Keep Reading

Anatomy of a bait site

Bear season officially ends this week for me (Nov 28 for those who wish to still hunt them) I went out a couple of times and while this happened, I did not fill my tag this year. Luckily, I have a decent amount of bear meat left from last season so I will be in good shape for a bear roast when its -10 and snowing. Again, I helped Steve with a couple of bait sites and I wanted to post what our sites looked like.  He knows I took these pictures, so while I won't tell you where they are or what sort of secret ingredients we used, I can show you the basic set up. Anatomy of a bait site (from left to right): 1. Deer hind quarter tied to a tree 2. Milk crate with sweets 3. 55 gallon drum filled with assorted donuts 4. Milk crate with...

Keep Reading

Women’s hunting camp

In the Northern Maine woods, down a long dirt road surrounded by a beaver bog and thick, dense forests there was a small cabin without electricity, a phone or any sort of cell service.  In that cabin, five outdoors women sat with their guns ready to kill Maine black bears.  The swollen stream flowed past us at bear camp. The rain would start and stop during my time at camp and we would hold out breathe to find out if we would go out and hunt again or if we would be rained out and the bears that we came to hunt will continue to roam the woods and fields. Five of us were at bear camp and while we lead very different lives, our love of the outdoors and desire to hunt black bear have brought us together for these few days. ...

Keep Reading

I survived my first solo bear hunt

Everything was going just fine until I realized that I had the wrong gun. I had packed everything that I would need and was getting comfortable with the idea of sitting by myself in the tree blind. It was 90 degrees.  The odds of a bear coming in were really not good. Plus, when Steve dropped me off and checked the cameras, there were no pictures and the bait had not been touched.  I was a little more relaxed about it but I was still weirded out about having the wrong gun. Me, my awesome Kryptek Helios top and the wrong 30-06 I'm couldn't believe that it happened. I had assumed that my gun was in my gun bag and switched it with the gun sitting right next to it. The different strap never registered when I grabbed the guns. I...

Keep Reading

Here goes a second season

With these trail camera photos becoming a common occurrence, I am excited and still a little nervous for bear season.  I have developed a very healthy respect for these animals and there is still some caution when I head into the woods to hunt one. Even if I do not get one, these photos are a clear indication that the bear population in Maine is healthy and thriving.  These are not small bears and by the time we head into the woods, they will have had a few more weeks to put on...

Keep Reading

The bait sites are getting slammed!

After Steve and I tweaked the bait sites and refilled the barrels and crates, we waited to see if and when the bears returned to the sites.  Three days after we were there, Steve went back to check: bam! bears at both sites and no food left. Other hunters have been seeing the same thing; lots of bears (many of them good sized bears) are already hitting the bait sites hard this season.  When Steve and I were up the first time, we noticed that the blackberries and raspberries were not looking good.  Without a lot of fun and rain, the berries were small and still very green.  The temperature has dropped a few times down to the 40s at night which could kill some of the bear's food source.  There are plenty of...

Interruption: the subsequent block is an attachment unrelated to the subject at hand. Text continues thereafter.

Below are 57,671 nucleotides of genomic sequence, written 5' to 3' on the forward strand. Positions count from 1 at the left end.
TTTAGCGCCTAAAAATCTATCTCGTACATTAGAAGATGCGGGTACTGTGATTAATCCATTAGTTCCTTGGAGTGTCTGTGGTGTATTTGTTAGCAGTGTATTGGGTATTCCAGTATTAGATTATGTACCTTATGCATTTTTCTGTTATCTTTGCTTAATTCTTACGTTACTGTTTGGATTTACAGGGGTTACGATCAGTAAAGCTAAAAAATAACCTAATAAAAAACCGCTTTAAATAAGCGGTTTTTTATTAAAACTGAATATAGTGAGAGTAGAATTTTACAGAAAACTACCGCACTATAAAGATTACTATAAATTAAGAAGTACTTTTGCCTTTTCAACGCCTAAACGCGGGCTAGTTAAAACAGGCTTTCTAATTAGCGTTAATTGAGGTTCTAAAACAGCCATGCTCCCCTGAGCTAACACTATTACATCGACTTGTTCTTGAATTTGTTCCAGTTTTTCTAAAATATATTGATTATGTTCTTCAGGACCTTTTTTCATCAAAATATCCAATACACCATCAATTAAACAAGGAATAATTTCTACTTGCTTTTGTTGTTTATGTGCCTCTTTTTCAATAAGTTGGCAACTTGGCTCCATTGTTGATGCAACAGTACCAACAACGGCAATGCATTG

Keep Reading

The bears are back

I shoveled bait from a 55 gallon drum into five gallon buckets and we loaded up the truck. Eight buckets of assorted types of bait, two buckets of disgusting beaver and some secret ingredients and we were off to check the bait sites for the 2015 bear hunting season! A truck full of bait ready to go Steve and Lorri had set up the two bait sites a few days before and we were eager to see if any bears had found the sites.  The monsters from last year were not killed so we knew that there would be some big bears around. We hiked into Site 2 first and carried buckets and tools in.  Steve led the way and we anxiously kept peaking around the corner to see if things has been moved.  They had!! We dropped the supplies and did...

Keep Reading

Part 2: Gimmie the bears!

So we made it to King's den.  Now the fun starts. Once King was sedated and out, Jake and Mitch got ready to pull the cubs out.  We stood closer to where they were in a semi-circle and watched.  Lisa explained what was happening and the fact that this was more than likely, the first time the cubs had ever seen day light. Mitch taking the first cub out of the den. Mitch put the first cub against his chest and let go.  The cub stuck to the wool jacket with it's claws, like Velcro.  Jake handed him the second cub  and Lisa stepped in to help.  As Jake got King ready to come out of the den, Mitch tagged the cubs in each ear, weighed and measured them and described them for Lisa to write down. Lisa and...

Keep Reading

Part 1: Getting to the Bear’s Den

Mount Katahdin from Route 11 in Maine. I had been awake for five hours when we pulled into the IFW office in Ashland at 8am.  It was deceivingly beautiful out with the bright sun and deep blue sky but the wind kept the temperatures close to single digits.  Still, we knew once we were in the woods, we wouldn't be thinking about the temps. Our group was fortunate enough to be going out with bear biologists Mitch Jackman, Jake Feener and one of the most well known biologists, Lisa Bates.  It was a 17 mile truck ride into the woods from the office followed by a two mile bushwacking snowmobile ride to the den.  This particular den had been marked in January when the biologists had shown up expecting to see mom and two...

Keep Reading

Enjoy these Maine Black Bear articles